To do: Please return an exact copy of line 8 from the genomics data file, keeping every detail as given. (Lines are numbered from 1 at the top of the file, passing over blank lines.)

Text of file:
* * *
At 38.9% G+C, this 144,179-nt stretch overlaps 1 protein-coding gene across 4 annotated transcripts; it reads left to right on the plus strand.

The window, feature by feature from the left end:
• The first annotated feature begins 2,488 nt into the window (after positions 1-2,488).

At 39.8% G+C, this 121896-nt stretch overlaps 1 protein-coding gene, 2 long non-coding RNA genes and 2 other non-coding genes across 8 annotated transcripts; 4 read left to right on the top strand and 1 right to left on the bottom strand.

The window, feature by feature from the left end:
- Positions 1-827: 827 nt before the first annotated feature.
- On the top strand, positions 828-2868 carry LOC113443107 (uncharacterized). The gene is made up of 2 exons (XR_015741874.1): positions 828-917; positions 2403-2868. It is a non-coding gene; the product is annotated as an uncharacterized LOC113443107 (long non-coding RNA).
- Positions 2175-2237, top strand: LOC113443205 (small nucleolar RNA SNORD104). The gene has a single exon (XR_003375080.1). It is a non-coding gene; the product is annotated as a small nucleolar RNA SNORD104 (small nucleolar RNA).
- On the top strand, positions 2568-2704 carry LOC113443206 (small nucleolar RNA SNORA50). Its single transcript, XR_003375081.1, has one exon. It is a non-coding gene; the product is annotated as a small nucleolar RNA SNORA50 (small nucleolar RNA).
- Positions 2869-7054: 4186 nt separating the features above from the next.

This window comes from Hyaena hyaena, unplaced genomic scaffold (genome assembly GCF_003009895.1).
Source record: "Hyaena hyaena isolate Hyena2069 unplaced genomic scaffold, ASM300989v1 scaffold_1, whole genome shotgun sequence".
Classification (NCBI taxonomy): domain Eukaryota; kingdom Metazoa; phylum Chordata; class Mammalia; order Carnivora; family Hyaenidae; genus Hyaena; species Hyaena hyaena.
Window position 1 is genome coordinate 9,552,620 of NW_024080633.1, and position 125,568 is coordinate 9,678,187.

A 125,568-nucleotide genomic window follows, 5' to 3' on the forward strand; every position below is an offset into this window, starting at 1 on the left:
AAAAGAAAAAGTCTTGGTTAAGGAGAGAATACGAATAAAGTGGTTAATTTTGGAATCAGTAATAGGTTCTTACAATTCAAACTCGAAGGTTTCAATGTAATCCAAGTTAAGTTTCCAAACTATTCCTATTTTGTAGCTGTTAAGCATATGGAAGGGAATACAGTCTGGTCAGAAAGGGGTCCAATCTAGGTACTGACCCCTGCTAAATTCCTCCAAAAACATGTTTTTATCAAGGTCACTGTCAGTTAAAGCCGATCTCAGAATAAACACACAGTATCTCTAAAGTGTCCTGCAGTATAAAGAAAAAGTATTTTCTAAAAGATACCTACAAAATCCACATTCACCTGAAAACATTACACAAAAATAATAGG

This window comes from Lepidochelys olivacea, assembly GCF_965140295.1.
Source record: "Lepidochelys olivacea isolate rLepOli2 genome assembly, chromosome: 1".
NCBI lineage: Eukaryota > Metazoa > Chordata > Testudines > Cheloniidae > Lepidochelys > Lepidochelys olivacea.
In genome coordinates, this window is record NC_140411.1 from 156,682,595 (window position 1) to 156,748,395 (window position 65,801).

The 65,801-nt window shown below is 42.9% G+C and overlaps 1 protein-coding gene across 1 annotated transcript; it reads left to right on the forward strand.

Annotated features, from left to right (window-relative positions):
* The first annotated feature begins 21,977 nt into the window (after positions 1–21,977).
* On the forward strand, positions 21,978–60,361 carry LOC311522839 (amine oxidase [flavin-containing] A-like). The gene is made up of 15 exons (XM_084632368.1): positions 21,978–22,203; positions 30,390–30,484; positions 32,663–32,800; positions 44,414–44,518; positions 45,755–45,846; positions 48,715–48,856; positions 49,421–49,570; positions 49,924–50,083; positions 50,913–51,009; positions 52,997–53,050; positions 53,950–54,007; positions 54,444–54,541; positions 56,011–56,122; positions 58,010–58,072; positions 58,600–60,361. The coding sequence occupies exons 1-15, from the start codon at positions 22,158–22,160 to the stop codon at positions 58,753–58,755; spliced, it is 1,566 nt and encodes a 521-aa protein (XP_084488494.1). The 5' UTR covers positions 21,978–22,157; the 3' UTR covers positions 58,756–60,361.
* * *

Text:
- Positions 2175-2237, top strand: LOC113443205 (small nucleolar RNA SNORD104). The gene has a single exon (XR_003375080.1). It is a non-coding gene; the product is annotated as a small nucleolar RNA SNORD104 (small nucleolar RNA).